Urban Flood Risk Evaluation to Guide Best Practices and Projects - Tiered Vulnerability Assessment and Risk Mapping for Storm, Wastewater and River Systems from Flood Plain to Floor Drain

A tiered vulnerability assessment framework for existing flood risk in urban systems was developed to support best practices development in Canada as published in this previous post. Risk mapping is critical to defining areas of interest for implementation of no-regrets policies and practically deployed programs that can reduce risk in a cost-effective and technically effective manner. Examples of such include stormwater management peak flow control policies, or construction by-laws, and low-cost programs to reduce stresses on infrastructure systems (e.g., sanitary or combined sewer downspout disconnection) or to isolate flood-prone properties from sewer back-up risk (e.g., plumbing protection through backwater valve installation or foundation drain disconnection/sump pump installation).

A review of vulnerability assessment methods was prepared for the Ontario Urban Flooding Collaborative to share risk mapping approaches being considered as part of an Ontario-wide strategy being developed to reduce existing urban flood risks. The September 13, 2018 webinar presentation is below:

The presentation illustrates examples of tiered vulnerability assessment in areas with existing urban flooding interests and demonstrates how progressively more advanced risk characterization methods (e.g., monitoring, modelling) are considered commensurate with the level of risk. Simple methods including mapping of reported flooding to identify areas of interest for no-regrets initiatives (policies and programs) to more advanced hydrodynamic modelling methods to support economic analysis and design/implementation of viable projects are shown.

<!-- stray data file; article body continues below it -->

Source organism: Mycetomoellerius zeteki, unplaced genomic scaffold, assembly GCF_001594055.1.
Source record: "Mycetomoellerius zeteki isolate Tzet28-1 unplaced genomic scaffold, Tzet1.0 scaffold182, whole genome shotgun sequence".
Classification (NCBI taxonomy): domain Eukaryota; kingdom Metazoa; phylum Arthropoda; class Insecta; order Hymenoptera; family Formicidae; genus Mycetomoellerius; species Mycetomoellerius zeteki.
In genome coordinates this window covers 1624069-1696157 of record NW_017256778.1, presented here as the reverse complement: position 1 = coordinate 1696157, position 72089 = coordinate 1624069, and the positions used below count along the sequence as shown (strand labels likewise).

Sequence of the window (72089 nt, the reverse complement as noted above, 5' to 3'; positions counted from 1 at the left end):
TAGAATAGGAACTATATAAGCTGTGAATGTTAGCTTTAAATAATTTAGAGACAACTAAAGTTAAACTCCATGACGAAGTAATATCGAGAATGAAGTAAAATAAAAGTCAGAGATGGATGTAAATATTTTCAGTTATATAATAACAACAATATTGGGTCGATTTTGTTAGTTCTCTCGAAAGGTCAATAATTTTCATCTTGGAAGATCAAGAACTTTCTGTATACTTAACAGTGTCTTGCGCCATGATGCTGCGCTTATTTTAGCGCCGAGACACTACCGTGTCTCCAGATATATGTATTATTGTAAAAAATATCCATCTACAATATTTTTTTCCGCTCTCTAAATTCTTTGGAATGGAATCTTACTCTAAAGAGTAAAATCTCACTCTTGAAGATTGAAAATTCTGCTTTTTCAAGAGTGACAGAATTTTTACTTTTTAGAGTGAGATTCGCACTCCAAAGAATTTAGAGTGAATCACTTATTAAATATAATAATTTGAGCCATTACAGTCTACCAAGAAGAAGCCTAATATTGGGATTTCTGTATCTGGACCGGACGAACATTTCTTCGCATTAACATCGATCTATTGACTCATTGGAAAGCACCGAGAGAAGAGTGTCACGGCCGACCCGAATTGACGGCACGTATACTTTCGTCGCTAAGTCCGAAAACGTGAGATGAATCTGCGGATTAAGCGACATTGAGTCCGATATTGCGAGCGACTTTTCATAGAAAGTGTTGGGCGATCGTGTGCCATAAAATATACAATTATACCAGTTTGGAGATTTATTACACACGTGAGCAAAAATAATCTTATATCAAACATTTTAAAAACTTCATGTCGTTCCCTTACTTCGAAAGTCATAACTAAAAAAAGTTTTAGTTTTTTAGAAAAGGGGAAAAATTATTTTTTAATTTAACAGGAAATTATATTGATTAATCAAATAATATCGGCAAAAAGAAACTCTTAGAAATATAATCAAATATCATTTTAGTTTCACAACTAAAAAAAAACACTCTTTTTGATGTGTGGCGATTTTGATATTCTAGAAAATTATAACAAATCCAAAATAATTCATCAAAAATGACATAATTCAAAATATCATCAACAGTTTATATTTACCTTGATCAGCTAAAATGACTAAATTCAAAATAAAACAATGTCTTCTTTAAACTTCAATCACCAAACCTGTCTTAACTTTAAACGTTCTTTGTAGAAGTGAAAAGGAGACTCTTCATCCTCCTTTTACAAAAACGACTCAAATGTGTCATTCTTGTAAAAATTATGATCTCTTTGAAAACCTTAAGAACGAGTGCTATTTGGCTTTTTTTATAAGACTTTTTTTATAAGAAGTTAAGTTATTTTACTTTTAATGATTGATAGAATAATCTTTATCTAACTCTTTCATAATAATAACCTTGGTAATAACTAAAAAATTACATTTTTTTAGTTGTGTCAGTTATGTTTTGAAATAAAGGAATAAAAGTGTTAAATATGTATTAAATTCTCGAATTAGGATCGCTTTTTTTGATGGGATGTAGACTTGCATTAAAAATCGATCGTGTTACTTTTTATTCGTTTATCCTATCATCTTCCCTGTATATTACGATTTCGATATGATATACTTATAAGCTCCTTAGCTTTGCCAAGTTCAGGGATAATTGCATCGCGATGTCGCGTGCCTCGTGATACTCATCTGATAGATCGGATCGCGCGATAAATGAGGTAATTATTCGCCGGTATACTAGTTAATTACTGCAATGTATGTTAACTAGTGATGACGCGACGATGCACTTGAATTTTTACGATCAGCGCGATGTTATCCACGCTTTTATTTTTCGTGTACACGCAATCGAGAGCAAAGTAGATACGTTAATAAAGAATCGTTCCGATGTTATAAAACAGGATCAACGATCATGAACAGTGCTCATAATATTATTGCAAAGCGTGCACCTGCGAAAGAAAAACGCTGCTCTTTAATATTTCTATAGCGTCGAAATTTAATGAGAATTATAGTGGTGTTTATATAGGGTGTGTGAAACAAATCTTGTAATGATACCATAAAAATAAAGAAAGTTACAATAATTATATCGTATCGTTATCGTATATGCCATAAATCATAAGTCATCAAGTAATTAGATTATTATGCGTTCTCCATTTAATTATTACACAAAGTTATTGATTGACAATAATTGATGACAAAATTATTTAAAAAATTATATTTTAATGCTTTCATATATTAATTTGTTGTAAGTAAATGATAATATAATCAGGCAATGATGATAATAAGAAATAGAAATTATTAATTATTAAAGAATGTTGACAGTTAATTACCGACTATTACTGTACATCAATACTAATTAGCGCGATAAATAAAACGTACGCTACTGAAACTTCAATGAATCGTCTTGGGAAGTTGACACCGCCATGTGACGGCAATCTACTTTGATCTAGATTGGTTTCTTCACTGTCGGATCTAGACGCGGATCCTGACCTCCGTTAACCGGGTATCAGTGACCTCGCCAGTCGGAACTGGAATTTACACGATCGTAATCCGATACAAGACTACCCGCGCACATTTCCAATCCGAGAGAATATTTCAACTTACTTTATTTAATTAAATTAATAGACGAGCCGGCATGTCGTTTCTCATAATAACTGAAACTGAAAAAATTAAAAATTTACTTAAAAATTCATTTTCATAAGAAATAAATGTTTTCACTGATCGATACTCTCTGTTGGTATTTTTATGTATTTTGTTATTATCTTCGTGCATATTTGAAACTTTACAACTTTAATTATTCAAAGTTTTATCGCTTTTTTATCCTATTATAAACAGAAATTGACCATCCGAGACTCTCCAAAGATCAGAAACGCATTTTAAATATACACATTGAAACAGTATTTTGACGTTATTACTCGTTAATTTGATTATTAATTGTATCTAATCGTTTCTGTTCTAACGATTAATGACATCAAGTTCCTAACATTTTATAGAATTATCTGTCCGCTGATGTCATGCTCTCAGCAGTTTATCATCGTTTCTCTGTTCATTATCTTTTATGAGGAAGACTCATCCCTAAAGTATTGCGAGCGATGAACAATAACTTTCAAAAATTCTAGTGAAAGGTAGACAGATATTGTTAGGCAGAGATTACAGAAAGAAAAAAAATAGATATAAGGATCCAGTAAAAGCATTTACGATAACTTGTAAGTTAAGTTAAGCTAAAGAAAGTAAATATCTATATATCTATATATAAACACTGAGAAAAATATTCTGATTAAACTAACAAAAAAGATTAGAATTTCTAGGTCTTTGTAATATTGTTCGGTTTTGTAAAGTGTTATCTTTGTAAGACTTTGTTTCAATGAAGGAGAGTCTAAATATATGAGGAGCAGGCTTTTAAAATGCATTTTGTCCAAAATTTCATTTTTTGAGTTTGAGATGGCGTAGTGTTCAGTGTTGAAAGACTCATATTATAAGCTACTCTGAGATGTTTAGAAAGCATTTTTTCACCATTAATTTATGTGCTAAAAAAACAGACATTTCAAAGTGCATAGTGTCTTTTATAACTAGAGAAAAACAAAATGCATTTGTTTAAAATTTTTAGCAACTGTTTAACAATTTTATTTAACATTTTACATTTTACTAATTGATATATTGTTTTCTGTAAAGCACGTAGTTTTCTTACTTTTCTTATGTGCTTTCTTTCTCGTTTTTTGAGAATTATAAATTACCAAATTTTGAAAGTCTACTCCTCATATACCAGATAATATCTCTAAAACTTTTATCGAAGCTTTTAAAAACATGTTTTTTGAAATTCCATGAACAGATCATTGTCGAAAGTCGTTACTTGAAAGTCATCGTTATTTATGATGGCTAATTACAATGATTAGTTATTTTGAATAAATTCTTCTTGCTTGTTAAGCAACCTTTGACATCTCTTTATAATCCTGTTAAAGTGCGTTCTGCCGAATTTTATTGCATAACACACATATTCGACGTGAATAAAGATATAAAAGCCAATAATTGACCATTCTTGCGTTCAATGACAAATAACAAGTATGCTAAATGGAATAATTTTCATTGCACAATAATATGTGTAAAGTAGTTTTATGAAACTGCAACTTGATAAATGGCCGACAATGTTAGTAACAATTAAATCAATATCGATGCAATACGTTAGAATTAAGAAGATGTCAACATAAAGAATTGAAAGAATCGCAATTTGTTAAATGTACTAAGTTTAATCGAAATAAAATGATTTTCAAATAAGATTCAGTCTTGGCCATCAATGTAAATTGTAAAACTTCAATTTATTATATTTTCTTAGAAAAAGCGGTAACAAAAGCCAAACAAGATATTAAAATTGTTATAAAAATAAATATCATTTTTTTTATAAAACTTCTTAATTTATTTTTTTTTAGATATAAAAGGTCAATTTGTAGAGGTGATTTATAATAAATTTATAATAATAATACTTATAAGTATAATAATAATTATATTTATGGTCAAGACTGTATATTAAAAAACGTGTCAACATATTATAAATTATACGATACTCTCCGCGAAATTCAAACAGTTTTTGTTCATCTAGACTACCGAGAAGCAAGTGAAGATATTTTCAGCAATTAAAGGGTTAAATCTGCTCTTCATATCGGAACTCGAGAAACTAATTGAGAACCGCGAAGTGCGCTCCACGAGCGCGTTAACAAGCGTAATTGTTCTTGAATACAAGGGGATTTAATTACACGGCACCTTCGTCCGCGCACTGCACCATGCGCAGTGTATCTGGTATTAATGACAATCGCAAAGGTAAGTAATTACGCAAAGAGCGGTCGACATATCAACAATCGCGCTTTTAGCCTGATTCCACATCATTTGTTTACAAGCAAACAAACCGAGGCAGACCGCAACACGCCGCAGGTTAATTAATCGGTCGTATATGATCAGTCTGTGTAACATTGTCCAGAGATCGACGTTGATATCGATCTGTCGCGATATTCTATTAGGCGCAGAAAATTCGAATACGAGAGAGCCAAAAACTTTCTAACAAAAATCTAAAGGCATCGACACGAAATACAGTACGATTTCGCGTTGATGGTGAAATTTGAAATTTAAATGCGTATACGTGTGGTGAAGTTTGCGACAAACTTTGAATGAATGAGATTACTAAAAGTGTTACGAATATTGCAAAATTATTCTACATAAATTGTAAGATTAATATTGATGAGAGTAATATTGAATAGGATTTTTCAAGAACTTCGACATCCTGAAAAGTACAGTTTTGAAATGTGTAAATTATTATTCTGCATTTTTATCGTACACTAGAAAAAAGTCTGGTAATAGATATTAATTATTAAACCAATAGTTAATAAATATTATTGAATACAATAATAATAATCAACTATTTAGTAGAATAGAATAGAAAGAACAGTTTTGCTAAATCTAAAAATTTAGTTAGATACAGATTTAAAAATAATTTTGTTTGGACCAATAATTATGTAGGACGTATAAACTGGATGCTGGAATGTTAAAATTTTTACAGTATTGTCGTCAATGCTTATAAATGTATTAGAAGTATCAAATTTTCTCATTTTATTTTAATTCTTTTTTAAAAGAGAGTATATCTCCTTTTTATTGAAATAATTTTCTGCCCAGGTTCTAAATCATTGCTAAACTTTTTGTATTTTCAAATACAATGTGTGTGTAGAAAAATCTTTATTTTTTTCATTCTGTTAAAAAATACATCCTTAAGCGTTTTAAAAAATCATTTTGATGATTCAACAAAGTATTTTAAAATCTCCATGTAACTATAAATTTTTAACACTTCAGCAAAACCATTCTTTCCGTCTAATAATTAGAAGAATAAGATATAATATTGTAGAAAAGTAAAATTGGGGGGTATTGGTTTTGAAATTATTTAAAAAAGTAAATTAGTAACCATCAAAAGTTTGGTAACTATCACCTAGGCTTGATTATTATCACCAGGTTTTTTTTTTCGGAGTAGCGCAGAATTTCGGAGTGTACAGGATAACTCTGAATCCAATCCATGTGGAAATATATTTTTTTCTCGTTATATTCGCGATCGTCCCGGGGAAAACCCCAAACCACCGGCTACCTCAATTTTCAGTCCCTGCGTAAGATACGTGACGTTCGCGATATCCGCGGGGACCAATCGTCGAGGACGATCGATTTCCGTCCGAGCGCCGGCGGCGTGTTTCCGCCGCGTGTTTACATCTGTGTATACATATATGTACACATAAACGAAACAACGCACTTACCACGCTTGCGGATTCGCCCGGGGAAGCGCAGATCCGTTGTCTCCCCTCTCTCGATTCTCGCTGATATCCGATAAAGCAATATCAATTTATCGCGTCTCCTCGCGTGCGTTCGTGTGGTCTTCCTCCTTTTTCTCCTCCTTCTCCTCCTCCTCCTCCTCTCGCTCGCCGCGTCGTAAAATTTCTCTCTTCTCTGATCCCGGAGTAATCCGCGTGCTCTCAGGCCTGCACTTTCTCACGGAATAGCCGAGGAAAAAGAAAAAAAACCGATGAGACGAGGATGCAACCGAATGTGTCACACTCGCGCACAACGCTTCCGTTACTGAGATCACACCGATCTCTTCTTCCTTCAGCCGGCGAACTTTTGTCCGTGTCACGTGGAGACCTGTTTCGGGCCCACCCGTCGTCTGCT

An early example of layering of multiple risk factors related to construction practices (e.g., type of drain connections to the municipal sewer network), overland flow (pluvial) flooding risks, and storm sewer surcharge back-up potential is shown, i.e., the presentation author's Stratford City-wide Storm System Master Drainage Plan. The range of simple to advanced risk characterization methods that were combined in the overall system screening and prioritization are illustrated on the following slide:

urban flood risk mapping city of stratford vulnerability assessment
Urban Flood Risk Mapping - City of Stratford City-wide Storm System Master Plan. Dillon Consulting Limited. 

Several recent examples of multiple risk factor screening are shown in a recent blog post - the following map illustrates how era of construction (design standards inferred from dwelling age), topographic risk factors like catchment slope, overland flow path design (i.e., pluvial flooding risk) and reported historical flooding are related in a north Toronto neighbourhood:
Toronto urban flood risk mapping
Era of Dwelling Construction, Overland Flow and Catchment Slope, and Flood Report History - Risk Factors Affecting Reported Basement Flooding During Extreme Rainfall Events, City of Toronto Flood Reports.